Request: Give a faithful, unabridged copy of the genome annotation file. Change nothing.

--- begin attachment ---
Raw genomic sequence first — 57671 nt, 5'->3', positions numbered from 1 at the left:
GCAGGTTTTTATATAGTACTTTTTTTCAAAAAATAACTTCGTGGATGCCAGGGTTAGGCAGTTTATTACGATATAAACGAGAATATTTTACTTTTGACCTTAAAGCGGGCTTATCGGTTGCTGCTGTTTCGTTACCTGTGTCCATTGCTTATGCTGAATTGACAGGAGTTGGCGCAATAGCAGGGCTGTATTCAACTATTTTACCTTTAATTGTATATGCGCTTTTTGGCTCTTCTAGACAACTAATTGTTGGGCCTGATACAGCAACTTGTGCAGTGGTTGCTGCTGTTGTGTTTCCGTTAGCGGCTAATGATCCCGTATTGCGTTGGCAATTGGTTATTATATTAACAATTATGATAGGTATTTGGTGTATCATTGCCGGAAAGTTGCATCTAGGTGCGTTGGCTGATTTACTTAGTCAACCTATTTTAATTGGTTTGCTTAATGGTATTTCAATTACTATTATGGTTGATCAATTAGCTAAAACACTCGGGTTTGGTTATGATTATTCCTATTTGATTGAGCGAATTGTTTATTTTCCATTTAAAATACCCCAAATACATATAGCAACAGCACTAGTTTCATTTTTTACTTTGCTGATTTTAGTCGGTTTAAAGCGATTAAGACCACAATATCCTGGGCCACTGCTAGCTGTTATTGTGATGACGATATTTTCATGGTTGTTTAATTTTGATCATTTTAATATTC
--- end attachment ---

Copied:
Raw genomic sequence first — 57671 nt, 5'->3', positions numbered from 1 at the left:
GCAGGTTTTTATATAGTACTTTTTTTCAAAAAATAACTTCGTGGATGCCAGGGTTAGGCAGTTTATTACGATATAAACGAGAATATTTTACTTTTGACCTTAAAGCGGGCTTATCGGTTGCTGCTGTTTCGTTACCTGTGTCCATTGCTTATGCTGAATTGACAGGAGTTGGCGCAATAGCAGGGCTGTATTCAACTATTTTACCTTTAATTGTATATGCGCTTTTTGGCTCTTCTAGACAACTAATTGTTGGGCCTGATACAGCAACTTGTGCAGTGGTTGCTGCTGTTGTGTTTCCGTTAGCGGCTAATGATCCCGTATTGCGTTGGCAATTGGTTATTATATTAACAATTATGATAGGTATTTGGTGTATCATTGCCGGAAAGTTGCATCTAGGTGCGTTGGCTGATTTACTTAGTCAACCTATTTTAATTGGTTTGCTTAATGGTATTTCAATTACTATTATGGTTGATCAATTAGCTAAAACACTCGGGTTTGGTTATGATTATTCCTATTTGATTGAGCGAATTGTTTATTTTCCATTTAAAATACCCCAAATACATATAGCAACAGCACTAGTTTCATTTTTTACTTTGCTGATTTTAGTCGGTTTAAAGCGATTAAGACCACAATATCCTGGGCCACTGCTAGCTGTTATTGTGATGACGATATTTTCATGGTTGTTTAATTTTGATCATTTTAATATTC